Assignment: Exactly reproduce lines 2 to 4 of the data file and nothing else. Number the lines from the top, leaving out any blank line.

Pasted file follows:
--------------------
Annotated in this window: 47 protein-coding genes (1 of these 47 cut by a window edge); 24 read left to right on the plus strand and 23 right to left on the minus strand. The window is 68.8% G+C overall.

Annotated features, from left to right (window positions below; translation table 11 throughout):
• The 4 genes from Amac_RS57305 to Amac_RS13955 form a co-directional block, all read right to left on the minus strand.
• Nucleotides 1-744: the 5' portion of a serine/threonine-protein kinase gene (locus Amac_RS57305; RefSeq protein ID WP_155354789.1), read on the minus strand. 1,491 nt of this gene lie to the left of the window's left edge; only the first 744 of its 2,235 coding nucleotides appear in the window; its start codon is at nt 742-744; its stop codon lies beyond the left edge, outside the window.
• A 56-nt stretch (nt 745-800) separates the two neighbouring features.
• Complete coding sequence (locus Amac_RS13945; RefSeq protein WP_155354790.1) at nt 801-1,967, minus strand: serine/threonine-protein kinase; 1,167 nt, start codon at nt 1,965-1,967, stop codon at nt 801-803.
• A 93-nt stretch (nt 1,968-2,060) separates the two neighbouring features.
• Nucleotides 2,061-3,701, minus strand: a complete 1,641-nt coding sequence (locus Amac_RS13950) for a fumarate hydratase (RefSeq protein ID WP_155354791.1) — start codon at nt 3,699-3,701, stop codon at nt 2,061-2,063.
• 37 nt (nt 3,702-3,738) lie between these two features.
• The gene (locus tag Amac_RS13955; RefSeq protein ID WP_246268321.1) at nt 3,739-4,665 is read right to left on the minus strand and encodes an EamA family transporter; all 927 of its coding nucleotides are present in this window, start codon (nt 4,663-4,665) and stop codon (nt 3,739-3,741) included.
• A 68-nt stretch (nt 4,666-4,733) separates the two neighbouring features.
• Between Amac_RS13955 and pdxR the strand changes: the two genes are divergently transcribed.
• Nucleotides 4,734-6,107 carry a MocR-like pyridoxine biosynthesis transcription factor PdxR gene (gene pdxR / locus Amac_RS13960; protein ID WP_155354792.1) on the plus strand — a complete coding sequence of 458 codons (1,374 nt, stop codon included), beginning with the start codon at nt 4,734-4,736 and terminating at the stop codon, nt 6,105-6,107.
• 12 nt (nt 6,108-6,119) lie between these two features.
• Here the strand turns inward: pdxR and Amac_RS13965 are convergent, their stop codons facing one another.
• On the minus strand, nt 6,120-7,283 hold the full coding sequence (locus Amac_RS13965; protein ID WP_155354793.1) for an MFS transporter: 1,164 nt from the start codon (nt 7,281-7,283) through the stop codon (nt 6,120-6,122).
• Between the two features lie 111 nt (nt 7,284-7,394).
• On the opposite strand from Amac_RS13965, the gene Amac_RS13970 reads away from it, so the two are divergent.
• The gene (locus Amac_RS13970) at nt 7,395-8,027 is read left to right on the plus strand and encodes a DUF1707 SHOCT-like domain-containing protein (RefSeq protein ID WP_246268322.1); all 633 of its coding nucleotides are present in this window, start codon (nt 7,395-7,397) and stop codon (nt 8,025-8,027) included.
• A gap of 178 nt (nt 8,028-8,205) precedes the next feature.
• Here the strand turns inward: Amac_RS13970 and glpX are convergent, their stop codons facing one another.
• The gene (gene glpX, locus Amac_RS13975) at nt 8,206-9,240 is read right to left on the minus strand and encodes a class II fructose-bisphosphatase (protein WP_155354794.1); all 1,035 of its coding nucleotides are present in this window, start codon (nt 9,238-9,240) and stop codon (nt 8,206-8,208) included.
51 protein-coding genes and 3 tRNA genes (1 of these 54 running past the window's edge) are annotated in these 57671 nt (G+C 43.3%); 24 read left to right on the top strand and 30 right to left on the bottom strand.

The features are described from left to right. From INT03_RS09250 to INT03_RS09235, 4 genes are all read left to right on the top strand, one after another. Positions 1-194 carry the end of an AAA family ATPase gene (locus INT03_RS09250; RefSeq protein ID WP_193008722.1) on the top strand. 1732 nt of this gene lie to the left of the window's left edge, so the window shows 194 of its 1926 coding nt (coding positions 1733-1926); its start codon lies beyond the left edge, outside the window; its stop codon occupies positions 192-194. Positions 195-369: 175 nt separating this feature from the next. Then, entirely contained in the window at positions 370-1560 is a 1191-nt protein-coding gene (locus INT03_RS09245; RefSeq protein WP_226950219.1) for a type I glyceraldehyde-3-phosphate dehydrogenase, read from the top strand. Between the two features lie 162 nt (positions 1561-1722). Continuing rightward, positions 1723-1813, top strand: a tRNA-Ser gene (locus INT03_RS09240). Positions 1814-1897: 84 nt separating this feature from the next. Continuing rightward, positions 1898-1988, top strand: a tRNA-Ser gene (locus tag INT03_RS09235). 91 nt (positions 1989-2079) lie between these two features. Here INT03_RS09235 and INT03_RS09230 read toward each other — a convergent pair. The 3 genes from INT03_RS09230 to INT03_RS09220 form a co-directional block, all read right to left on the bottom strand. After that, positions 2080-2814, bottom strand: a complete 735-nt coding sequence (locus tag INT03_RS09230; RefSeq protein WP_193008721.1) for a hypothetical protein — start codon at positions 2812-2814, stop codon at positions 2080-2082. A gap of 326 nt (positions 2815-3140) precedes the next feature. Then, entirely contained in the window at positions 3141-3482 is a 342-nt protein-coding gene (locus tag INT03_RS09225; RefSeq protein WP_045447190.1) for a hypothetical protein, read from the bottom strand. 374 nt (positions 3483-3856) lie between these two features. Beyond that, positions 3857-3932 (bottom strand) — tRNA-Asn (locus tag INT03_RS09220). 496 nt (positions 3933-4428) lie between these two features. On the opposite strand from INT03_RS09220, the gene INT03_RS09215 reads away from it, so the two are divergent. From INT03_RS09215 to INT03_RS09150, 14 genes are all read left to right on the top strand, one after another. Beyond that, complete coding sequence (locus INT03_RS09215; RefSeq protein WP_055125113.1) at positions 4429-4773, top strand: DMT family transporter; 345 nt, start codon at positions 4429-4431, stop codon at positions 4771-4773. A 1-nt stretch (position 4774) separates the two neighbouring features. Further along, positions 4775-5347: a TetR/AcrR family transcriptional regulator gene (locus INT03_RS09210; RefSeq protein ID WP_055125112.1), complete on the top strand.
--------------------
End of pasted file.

Annotated features, from left to right (window positions below; translation table 11 throughout):
• The 4 genes from Amac_RS57305 to Amac_RS13955 form a co-directional block, all read right to left on the minus strand.
• Nucleotides 1-744: the 5' portion of a serine/threonine-protein kinase gene (locus Amac_RS57305; RefSeq protein ID WP_155354789.1), read on the minus strand. 1,491 nt of this gene lie to the left of the window's left edge; only the first 744 of its 2,235 coding nucleotides appear in the window; its start codon is at nt 742-744; its stop codon lies beyond the left edge, outside the window.